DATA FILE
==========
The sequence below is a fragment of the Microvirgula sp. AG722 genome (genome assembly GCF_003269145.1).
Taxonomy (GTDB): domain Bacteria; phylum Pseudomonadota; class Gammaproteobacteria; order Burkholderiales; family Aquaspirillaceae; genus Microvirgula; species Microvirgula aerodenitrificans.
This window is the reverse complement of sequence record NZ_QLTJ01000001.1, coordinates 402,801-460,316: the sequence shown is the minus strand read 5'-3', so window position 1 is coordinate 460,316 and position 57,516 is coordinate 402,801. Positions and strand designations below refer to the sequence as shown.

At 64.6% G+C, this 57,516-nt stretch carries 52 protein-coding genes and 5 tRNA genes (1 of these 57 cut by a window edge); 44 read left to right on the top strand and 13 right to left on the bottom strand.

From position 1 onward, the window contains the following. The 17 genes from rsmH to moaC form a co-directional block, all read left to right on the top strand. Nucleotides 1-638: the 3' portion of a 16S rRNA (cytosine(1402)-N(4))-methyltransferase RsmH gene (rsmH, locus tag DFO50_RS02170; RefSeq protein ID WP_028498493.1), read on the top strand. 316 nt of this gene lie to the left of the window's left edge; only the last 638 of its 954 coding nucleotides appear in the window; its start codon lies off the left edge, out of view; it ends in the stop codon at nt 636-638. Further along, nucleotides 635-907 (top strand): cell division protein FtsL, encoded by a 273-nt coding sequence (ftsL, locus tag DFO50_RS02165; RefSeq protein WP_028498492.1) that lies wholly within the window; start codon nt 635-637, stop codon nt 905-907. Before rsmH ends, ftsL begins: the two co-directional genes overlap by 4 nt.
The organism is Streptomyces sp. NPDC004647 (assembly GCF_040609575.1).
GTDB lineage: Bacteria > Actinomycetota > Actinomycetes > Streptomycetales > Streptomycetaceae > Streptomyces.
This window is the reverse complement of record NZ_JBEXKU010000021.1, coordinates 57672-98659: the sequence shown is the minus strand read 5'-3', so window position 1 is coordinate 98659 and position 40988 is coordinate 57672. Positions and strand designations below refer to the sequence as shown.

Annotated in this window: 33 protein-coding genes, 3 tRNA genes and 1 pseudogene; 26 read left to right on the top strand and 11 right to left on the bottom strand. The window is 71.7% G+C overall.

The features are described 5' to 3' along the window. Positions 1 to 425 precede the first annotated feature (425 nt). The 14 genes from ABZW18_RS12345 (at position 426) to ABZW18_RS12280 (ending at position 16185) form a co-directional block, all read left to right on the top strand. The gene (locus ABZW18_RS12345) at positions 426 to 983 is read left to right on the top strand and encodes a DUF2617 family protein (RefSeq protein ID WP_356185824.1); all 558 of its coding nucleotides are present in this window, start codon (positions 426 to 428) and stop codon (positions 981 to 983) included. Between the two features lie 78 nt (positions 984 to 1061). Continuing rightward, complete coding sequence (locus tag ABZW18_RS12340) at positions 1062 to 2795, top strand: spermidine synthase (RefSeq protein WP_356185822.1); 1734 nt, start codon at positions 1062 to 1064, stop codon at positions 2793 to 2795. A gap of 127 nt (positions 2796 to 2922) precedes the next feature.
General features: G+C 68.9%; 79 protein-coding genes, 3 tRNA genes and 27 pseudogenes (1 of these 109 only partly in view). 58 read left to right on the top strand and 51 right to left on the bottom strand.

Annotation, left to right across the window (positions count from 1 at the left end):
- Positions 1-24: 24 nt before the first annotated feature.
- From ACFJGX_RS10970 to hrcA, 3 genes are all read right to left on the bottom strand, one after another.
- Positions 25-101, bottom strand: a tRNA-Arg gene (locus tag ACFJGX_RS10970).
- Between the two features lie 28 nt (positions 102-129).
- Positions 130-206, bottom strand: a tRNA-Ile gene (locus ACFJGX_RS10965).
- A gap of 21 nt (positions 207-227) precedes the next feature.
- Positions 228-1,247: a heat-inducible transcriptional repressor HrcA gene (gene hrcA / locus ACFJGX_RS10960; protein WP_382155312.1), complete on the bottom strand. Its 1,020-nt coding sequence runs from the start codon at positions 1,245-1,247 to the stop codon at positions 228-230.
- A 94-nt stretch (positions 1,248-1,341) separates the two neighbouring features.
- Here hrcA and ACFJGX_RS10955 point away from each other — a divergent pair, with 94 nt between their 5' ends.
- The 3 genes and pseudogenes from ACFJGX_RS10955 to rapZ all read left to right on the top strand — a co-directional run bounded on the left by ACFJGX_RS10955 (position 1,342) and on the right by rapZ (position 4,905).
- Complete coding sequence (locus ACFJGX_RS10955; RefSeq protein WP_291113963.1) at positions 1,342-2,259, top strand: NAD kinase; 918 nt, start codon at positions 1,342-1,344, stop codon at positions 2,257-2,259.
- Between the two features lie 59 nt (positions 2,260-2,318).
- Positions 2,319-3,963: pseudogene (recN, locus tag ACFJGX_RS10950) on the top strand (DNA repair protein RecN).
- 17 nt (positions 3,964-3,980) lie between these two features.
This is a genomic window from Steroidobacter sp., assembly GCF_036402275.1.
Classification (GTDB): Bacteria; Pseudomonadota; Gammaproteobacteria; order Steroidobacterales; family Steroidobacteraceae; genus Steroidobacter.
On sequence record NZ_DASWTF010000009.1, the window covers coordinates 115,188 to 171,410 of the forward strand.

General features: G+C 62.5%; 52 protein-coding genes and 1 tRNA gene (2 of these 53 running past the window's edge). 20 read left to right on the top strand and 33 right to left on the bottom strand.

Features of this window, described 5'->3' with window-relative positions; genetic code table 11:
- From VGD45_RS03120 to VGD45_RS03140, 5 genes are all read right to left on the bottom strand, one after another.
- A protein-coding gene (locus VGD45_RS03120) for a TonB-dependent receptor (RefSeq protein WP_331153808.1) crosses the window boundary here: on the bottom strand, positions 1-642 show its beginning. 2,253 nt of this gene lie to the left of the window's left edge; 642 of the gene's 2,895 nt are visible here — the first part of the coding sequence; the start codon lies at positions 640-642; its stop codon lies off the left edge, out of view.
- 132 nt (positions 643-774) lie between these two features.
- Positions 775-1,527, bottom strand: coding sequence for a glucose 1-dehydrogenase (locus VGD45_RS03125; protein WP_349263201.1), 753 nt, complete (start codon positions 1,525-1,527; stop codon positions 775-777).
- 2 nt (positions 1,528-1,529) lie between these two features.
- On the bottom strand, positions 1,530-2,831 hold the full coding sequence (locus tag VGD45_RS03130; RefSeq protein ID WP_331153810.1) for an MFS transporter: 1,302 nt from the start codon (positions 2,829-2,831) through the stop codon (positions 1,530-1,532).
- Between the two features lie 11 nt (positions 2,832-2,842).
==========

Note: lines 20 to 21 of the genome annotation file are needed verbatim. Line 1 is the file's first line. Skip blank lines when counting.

- A 94-nt stretch (positions 1,248-1,341) separates the two neighbouring features.
- Here hrcA and ACFJGX_RS10955 point away from each other — a divergent pair, with 94 nt between their 5' ends.